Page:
Since age 3, Dana Bailey has been twirling to her own beat, progressing from childhood cha-chas to appearances in promotions for Pepsi and JC Penney. After studying under instructors in California and New York City, Dana now offers pintsize patrons the same opportunity to get a head start in the performing arts with child and teen dance classes. She enlists working industry pros to wrangle kids as young as 2.5 in tap, ballet, and tumbling classes atop pliable wood and marley floors.
The boys' tap, jazz, and hip-hop classes accommodate a demographic often overlooked by the dance industry and prepare a studio team for local and national performances. Instructors regularly glean pointers from top national choreographers to craft classes such as Teen Hip Hop, which equips students with basic moves and combos that, much like the prom held outside the Grammys, are set to a soundtrack of current hits.
For 27 years, Doubletake Dance Studio has been teaching dance and helping students build confidence. Moving across the suspended floors constructed to prevent and reduce injuries, dancers of all ages refine their techniques under the guidance of experienced instructors. The teachers lead students starting at the age of 2 through ballet, tap, hip hop, and jazz, and as students get older, they focus in on skills, learning leaps, turns, and pointe.
Inspired by New York City's The Actors Studio, thespians Erica and Shane Peterman established The Acting Studio as a place for youngsters and adults with acting aspirations to focus on their craft. Along with experienced dancer Kellie Carroll, the Petermans train students on musical-theater fundamentals in classes that range from jazz dance to private voice lessons. The advanced Triple Threat program places pupils intending to pursue a performing-arts career under the tutelage of industry pros who prep them for performances. Kids more interested in dabbling, meanwhile, can meet industry bigwigs at workshops, and several full-scale productions each year grant children the chance to act alongside their peers and improvise dance numbers.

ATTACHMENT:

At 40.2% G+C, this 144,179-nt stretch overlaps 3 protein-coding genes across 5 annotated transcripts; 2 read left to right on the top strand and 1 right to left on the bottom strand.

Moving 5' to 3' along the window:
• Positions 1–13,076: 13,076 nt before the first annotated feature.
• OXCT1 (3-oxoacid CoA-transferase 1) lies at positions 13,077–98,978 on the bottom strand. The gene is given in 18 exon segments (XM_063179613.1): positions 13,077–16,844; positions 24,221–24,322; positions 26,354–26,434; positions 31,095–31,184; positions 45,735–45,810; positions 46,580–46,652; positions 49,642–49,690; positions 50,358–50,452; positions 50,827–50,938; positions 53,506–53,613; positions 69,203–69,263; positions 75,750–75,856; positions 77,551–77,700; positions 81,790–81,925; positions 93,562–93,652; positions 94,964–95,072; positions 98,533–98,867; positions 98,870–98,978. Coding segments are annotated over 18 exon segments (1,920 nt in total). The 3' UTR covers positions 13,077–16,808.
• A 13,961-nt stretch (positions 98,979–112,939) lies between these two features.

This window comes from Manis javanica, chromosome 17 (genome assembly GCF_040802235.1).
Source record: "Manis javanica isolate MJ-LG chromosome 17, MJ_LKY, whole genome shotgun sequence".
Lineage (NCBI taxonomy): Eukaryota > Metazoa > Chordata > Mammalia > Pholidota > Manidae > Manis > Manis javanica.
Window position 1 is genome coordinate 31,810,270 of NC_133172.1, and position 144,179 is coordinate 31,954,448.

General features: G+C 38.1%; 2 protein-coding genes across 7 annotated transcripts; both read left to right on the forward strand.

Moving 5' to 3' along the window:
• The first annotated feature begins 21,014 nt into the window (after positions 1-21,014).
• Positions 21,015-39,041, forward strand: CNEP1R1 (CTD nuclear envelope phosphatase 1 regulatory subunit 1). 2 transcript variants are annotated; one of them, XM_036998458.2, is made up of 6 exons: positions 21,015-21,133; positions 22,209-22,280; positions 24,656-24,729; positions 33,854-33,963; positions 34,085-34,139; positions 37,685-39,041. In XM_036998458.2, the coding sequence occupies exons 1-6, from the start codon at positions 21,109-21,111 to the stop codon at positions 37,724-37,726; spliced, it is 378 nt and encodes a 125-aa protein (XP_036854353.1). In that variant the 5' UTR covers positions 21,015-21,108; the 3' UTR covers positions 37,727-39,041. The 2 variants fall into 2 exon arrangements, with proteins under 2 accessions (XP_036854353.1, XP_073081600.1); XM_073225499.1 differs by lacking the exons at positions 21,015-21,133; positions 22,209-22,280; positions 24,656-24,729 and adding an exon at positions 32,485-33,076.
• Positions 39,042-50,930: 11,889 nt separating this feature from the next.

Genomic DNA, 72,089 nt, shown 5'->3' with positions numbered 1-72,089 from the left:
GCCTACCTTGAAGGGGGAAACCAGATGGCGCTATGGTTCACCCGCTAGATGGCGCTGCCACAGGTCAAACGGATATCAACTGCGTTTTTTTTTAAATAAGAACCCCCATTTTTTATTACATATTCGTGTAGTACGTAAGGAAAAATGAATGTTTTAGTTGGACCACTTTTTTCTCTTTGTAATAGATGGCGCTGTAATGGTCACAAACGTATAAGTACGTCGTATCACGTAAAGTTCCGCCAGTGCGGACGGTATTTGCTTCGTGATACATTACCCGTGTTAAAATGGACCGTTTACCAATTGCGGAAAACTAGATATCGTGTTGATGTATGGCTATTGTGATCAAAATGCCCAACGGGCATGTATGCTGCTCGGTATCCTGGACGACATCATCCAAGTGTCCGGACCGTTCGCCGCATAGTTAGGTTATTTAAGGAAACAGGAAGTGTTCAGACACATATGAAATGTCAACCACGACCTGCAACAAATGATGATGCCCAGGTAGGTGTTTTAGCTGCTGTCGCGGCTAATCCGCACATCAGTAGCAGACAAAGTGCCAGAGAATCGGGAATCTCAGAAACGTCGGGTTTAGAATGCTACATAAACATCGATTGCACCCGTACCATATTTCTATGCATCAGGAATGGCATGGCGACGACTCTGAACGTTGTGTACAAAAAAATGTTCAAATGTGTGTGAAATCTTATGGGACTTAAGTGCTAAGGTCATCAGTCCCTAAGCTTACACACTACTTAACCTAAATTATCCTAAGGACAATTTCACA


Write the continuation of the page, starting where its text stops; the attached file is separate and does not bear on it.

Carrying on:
Resolana is a nonprofit group that provides holistic, gender-sensitive, rehabilitative programming for incarcerated women in Dallas. The Westside Music Festival is a charity event benefiting Resolana's mission to educate and empower the women in the Dallas County Jail working to improve their lives.
It's a good idea to arrive early at Movie Tavern, and not only if you hate missing the opening credits. Early birds can peruse the extensive menu of chef-crafted American cuisine, from kobe beef sliders to pizza and sandwiches. But even after the show begins, the snacks keep coming. Unobtrusive servers slip in during the show to deliver orders, and can be called on for more drinks or dessert with the push of a button. Guests can even sip margaritas or signature cocktails at the full bar before heading in to the theater. The family-friendly establishment also serves finger food for kiddies.
As for the entertainment, audiences get to enjoy all-digital presentations of first-run films any day of the week, plus Retro Cinema every Wednesday morning at 11:30 a.m. as well as Tuesday and Thursday evenings at 7:30 p.m. Audiences also benefit from Movie Tavern's membership program. Anyone can sign up for free online to receive one free bag of popcorn, plus a free ticket every year on their birthday, special offers, movie news, and invites to screenings and other special events.
In 1997, the newly formed Fort Worth Bulls, due to a naming conflict, had to change their moniker. Although they settled on the Brahma—a type of beef cattle—as new inspiration, the one-time bulls never altered their tenacity. After the Central Hockey League's Fort Worth Fire folded in 1999, the Brahmas packed their players in bubble wrap and moved from the WPHL to the new league, where they have since made multiple playoff appearances and, in 2008–09, captured the organization's first Ray Miron President's Cup with a five-game series victory over the Colorado Eagles.